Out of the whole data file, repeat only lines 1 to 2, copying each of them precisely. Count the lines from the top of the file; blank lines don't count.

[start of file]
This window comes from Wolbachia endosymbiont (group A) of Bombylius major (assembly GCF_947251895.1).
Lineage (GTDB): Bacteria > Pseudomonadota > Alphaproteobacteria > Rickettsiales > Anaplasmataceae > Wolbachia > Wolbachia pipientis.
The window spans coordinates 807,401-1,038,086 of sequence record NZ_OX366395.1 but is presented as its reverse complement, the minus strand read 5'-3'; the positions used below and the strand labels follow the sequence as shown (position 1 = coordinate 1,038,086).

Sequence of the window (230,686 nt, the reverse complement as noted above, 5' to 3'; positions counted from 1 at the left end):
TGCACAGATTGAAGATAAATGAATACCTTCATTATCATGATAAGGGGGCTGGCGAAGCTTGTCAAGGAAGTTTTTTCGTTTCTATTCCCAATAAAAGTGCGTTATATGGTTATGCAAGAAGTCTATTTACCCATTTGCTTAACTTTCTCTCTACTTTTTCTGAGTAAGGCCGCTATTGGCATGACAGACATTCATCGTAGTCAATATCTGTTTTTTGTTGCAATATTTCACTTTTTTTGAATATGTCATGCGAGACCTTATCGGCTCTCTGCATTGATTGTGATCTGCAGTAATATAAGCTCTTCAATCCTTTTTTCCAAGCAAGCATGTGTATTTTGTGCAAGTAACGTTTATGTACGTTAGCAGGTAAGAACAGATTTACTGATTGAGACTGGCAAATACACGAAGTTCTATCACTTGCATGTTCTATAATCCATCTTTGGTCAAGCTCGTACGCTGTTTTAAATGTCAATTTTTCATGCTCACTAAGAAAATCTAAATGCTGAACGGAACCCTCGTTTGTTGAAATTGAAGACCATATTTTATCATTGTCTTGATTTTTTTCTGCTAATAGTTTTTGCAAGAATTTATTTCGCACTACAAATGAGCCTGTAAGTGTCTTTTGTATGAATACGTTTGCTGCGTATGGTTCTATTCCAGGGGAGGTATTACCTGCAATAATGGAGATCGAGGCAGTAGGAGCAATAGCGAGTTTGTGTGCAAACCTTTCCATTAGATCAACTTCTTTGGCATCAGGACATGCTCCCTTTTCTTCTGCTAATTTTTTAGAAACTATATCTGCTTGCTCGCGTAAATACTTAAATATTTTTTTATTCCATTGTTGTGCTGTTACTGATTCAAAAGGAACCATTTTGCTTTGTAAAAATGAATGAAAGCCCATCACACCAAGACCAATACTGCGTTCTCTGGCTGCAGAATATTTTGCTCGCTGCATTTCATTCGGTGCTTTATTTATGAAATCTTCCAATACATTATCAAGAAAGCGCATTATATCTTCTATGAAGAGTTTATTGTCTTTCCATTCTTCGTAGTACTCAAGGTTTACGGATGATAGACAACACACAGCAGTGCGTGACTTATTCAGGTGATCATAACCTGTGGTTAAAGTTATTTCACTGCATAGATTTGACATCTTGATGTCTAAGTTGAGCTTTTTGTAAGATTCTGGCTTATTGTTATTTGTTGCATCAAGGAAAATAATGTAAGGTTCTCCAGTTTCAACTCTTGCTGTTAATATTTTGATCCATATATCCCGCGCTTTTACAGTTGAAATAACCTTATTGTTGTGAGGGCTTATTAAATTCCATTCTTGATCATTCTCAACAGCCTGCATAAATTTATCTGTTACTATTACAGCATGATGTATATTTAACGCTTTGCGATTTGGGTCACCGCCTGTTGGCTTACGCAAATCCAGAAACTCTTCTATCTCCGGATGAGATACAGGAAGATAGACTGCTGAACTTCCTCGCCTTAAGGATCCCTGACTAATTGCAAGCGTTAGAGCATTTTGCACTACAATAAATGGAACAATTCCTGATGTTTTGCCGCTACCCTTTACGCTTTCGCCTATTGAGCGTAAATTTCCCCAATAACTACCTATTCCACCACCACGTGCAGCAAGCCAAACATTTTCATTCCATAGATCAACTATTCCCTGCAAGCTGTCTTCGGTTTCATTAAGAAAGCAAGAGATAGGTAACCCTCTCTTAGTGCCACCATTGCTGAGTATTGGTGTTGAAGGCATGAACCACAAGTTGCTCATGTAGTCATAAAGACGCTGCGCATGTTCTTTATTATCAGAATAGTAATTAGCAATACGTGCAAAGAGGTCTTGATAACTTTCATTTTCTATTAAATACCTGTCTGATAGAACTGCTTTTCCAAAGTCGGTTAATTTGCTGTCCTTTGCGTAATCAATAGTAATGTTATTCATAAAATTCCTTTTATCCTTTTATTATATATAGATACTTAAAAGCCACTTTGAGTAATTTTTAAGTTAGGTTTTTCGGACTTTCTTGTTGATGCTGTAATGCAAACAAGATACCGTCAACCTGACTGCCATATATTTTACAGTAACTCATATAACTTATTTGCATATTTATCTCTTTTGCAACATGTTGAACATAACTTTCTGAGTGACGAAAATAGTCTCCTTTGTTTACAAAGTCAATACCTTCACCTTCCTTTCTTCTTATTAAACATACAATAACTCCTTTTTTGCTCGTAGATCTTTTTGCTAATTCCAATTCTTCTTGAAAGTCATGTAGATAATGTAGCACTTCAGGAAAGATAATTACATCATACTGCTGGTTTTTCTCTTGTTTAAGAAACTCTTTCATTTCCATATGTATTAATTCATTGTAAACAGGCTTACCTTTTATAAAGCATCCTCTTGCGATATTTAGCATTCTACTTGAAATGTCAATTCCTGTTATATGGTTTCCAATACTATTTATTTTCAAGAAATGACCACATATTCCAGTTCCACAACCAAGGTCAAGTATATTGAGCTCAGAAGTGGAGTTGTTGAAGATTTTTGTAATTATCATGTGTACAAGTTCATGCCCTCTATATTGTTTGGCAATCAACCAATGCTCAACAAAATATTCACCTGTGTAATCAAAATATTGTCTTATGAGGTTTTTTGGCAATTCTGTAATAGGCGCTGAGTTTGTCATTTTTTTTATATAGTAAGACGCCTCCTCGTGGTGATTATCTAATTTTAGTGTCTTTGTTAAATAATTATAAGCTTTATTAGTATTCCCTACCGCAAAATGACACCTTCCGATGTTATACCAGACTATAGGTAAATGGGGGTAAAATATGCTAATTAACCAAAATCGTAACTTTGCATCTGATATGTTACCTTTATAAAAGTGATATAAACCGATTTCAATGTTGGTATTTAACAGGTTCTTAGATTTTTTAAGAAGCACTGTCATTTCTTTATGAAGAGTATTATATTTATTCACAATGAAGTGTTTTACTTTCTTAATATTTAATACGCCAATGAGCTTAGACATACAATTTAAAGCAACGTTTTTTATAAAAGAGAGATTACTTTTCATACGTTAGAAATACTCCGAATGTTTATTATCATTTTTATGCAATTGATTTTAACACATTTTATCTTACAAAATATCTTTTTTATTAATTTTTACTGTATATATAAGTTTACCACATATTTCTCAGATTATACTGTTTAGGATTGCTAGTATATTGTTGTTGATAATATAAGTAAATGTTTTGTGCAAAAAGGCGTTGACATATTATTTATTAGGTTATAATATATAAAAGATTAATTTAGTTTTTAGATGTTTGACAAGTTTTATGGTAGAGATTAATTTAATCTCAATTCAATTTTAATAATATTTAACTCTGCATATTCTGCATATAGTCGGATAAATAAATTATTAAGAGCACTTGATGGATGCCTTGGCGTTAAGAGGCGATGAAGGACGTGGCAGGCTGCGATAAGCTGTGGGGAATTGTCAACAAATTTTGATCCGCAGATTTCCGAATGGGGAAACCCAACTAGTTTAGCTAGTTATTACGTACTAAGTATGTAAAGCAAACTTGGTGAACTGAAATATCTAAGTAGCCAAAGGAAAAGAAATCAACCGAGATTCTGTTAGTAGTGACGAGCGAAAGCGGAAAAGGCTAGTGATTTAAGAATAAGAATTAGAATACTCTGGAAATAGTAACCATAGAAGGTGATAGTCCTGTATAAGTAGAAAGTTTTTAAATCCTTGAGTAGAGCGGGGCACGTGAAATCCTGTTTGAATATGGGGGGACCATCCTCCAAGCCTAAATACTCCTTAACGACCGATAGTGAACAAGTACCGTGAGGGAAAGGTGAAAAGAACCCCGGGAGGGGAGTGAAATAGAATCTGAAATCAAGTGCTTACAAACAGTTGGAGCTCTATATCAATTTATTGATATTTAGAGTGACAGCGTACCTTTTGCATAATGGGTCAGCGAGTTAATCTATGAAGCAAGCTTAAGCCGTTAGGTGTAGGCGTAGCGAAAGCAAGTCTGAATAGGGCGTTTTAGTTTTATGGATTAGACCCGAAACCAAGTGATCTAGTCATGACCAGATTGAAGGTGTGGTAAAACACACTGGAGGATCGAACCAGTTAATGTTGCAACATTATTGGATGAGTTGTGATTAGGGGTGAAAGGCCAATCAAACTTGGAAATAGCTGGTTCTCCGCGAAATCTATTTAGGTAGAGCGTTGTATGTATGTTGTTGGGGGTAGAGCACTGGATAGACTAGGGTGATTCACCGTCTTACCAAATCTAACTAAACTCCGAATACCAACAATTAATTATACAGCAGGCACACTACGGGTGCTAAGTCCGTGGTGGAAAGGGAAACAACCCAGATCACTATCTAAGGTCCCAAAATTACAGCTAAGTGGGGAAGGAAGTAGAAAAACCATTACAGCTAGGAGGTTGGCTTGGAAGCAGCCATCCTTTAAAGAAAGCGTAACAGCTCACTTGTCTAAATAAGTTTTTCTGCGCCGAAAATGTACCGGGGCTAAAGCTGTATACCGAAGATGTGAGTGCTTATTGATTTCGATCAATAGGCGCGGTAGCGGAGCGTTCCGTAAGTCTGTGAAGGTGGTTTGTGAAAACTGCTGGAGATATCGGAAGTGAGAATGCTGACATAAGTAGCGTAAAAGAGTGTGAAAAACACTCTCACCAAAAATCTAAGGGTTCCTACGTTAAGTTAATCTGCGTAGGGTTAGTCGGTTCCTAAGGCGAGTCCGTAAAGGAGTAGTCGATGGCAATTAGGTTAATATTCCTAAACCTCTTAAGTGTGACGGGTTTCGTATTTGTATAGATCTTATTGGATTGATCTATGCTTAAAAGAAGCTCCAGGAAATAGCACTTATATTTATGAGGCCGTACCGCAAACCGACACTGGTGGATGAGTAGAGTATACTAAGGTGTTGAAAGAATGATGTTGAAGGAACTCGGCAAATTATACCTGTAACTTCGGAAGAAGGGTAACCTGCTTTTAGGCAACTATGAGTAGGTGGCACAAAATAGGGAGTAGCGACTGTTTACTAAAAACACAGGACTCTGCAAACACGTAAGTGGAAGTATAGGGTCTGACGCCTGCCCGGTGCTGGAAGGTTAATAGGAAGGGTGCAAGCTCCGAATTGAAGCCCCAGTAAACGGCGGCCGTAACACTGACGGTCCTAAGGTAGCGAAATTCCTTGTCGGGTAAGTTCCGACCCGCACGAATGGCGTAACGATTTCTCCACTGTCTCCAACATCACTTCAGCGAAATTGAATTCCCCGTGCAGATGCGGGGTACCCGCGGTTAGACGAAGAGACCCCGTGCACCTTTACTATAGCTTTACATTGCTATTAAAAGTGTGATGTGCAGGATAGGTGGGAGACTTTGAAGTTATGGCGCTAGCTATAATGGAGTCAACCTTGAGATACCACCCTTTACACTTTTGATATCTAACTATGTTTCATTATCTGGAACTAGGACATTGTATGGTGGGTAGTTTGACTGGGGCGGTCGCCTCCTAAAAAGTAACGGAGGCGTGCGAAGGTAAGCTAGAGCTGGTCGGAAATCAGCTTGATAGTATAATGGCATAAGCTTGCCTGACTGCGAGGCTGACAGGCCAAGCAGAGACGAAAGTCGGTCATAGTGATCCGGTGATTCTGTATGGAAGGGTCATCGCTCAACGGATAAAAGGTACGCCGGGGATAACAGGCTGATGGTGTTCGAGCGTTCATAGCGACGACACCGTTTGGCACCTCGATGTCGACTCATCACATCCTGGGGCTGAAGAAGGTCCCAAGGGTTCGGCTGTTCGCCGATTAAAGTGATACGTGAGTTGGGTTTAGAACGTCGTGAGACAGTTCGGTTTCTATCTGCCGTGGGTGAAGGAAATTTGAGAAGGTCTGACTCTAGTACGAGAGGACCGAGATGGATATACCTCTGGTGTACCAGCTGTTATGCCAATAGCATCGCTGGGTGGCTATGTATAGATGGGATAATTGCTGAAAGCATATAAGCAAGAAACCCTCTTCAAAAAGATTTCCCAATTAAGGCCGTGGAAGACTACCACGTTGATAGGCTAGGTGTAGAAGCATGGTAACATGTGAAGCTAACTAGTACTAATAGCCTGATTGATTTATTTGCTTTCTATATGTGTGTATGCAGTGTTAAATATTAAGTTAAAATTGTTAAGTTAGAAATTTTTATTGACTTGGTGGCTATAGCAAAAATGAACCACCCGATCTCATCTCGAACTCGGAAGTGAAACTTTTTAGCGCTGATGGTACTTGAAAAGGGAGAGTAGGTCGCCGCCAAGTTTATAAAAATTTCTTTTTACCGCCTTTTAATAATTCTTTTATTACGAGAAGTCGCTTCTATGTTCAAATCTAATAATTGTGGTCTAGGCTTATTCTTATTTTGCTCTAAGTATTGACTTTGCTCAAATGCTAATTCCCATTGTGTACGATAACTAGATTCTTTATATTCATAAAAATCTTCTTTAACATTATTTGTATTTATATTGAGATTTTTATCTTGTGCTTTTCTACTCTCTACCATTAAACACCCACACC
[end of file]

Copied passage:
This window comes from Wolbachia endosymbiont (group A) of Bombylius major (assembly GCF_947251895.1).
Lineage (GTDB): Bacteria > Pseudomonadota > Alphaproteobacteria > Rickettsiales > Anaplasmataceae > Wolbachia > Wolbachia pipientis.